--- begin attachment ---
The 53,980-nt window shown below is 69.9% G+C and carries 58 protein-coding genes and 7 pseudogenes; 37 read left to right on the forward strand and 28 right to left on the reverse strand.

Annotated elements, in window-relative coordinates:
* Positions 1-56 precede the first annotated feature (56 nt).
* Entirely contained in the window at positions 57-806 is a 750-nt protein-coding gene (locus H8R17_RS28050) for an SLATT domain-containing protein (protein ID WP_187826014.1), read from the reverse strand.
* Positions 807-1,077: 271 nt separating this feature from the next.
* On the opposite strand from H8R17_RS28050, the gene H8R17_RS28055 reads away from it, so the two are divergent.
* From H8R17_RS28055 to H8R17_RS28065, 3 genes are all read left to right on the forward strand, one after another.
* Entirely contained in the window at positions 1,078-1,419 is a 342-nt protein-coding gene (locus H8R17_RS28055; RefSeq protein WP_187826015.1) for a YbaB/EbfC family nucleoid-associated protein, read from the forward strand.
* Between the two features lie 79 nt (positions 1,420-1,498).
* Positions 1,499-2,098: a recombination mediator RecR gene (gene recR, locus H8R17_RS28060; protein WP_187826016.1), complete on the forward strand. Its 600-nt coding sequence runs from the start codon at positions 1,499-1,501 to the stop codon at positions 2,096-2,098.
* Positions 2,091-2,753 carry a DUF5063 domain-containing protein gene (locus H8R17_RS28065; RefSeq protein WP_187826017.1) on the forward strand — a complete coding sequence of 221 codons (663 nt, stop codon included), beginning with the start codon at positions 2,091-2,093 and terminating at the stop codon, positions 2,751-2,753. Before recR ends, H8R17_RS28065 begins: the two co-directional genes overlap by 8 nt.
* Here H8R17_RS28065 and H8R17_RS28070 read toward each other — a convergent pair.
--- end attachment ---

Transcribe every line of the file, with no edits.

The 53,980-nt window shown below is 69.9% G+C and carries 58 protein-coding genes and 7 pseudogenes; 37 read left to right on the forward strand and 28 right to left on the reverse strand.

Annotated elements, in window-relative coordinates:
* Positions 1-56 precede the first annotated feature (56 nt).
* Entirely contained in the window at positions 57-806 is a 750-nt protein-coding gene (locus H8R17_RS28050) for an SLATT domain-containing protein (protein ID WP_187826014.1), read from the reverse strand.
* Positions 807-1,077: 271 nt separating this feature from the next.
* On the opposite strand from H8R17_RS28050, the gene H8R17_RS28055 reads away from it, so the two are divergent.
* From H8R17_RS28055 to H8R17_RS28065, 3 genes are all read left to right on the forward strand, one after another.
* Entirely contained in the window at positions 1,078-1,419 is a 342-nt protein-coding gene (locus H8R17_RS28055; RefSeq protein WP_187826015.1) for a YbaB/EbfC family nucleoid-associated protein, read from the forward strand.
* Between the two features lie 79 nt (positions 1,420-1,498).
* Positions 1,499-2,098: a recombination mediator RecR gene (gene recR, locus H8R17_RS28060; protein WP_187826016.1), complete on the forward strand. Its 600-nt coding sequence runs from the start codon at positions 1,499-1,501 to the stop codon at positions 2,096-2,098.
* Positions 2,091-2,753 carry a DUF5063 domain-containing protein gene (locus H8R17_RS28065; RefSeq protein WP_187826017.1) on the forward strand — a complete coding sequence of 221 codons (663 nt, stop codon included), beginning with the start codon at positions 2,091-2,093 and terminating at the stop codon, positions 2,751-2,753. Before recR ends, H8R17_RS28065 begins: the two co-directional genes overlap by 8 nt.
* Here H8R17_RS28065 and H8R17_RS28070 read toward each other — a convergent pair.